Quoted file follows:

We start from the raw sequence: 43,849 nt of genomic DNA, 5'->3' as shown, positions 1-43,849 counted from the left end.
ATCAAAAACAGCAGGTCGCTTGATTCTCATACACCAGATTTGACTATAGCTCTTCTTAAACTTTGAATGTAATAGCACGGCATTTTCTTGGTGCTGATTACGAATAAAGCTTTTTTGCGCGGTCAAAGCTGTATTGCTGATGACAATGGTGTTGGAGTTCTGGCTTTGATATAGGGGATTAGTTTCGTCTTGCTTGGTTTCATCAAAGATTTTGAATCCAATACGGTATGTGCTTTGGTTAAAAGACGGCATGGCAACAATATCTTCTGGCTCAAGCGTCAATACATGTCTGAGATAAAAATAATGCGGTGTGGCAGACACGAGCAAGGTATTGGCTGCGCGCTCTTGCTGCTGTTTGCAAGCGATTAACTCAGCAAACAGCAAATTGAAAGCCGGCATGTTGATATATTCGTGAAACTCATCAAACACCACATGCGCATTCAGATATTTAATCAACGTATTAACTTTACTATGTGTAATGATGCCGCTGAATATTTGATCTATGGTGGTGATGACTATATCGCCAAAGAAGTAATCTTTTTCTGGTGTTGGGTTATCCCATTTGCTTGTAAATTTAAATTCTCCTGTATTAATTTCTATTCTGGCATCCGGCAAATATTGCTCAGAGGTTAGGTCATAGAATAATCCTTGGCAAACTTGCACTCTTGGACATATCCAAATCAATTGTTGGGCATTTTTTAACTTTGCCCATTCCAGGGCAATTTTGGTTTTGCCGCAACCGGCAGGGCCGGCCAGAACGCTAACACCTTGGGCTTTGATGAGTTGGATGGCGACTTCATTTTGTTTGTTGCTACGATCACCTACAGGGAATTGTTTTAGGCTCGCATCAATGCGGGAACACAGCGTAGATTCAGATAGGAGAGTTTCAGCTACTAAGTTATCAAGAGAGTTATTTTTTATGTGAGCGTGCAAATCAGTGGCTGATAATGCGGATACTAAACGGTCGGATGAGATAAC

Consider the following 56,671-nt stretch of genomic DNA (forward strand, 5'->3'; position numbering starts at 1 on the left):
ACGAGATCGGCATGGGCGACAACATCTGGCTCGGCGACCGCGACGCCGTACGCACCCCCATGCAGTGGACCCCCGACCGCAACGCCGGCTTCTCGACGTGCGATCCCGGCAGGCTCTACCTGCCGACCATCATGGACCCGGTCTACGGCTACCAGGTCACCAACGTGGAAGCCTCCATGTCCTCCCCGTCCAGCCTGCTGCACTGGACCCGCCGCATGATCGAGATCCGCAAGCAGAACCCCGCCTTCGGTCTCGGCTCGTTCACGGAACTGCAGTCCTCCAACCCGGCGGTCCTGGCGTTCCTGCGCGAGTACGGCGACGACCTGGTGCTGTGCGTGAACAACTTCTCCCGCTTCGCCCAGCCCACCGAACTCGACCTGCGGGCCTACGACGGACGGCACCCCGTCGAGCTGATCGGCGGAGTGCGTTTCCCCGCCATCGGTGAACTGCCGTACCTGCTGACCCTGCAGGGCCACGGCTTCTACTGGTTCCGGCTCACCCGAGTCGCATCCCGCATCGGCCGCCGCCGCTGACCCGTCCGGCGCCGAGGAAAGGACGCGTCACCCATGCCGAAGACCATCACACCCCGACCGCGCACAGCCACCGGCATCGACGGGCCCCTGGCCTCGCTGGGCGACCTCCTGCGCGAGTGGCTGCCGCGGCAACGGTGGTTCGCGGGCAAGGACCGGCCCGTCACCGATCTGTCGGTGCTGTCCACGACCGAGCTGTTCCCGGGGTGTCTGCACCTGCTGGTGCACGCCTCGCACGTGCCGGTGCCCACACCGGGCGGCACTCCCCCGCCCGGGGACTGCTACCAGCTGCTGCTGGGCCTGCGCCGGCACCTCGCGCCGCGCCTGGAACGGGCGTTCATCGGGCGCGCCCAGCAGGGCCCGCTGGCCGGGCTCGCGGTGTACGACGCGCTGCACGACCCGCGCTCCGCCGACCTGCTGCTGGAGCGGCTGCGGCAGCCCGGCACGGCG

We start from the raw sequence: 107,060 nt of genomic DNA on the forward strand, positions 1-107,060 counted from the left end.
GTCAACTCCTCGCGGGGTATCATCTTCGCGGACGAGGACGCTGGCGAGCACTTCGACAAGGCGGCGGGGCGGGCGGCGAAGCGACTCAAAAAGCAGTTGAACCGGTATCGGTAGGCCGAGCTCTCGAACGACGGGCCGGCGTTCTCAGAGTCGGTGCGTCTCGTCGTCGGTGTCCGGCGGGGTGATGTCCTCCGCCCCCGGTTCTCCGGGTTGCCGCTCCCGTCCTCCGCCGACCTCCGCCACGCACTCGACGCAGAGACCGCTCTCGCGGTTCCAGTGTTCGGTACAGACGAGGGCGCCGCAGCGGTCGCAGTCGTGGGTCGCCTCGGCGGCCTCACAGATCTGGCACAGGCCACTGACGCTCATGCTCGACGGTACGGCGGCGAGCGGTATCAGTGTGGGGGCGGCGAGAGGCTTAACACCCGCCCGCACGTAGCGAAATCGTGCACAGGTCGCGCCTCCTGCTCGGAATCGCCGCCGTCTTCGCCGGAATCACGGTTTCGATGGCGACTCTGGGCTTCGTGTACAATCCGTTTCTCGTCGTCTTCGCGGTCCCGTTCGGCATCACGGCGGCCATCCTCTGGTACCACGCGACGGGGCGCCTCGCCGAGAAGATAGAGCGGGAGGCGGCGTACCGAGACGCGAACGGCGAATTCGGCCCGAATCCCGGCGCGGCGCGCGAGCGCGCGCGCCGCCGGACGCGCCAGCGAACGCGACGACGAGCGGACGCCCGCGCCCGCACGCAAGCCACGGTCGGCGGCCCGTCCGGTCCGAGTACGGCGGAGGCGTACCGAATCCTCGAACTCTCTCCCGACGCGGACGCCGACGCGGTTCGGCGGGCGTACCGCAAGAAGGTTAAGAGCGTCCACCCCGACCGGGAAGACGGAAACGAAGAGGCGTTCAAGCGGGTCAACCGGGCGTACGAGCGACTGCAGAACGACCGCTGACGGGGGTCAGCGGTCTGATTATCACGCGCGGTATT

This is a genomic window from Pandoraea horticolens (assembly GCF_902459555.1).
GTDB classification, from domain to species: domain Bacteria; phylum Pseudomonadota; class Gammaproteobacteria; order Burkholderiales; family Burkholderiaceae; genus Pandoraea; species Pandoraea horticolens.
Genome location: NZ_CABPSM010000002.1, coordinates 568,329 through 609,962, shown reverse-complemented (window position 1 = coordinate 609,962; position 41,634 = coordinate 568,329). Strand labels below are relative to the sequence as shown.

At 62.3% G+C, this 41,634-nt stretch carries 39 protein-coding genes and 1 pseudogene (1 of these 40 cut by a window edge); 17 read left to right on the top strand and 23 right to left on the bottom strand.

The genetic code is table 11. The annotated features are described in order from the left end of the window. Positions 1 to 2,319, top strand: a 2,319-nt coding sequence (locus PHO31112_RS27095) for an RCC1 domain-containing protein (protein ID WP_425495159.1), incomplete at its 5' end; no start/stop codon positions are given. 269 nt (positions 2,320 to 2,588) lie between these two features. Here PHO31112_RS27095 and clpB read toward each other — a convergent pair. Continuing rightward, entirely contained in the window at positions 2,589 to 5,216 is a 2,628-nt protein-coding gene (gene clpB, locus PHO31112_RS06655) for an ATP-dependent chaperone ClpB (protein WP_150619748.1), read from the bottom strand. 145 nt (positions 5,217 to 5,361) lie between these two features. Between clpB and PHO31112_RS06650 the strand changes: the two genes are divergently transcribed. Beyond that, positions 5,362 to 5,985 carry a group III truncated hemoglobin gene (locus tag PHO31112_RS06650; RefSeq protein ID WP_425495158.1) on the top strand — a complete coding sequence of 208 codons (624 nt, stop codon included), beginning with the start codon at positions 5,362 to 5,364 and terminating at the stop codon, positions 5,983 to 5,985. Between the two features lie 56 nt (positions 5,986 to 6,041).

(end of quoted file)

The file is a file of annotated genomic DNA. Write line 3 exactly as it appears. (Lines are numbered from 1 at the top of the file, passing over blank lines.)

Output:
Consider the following 56,671-nt stretch of genomic DNA (forward strand, 5'->3'; position numbering starts at 1 on the left):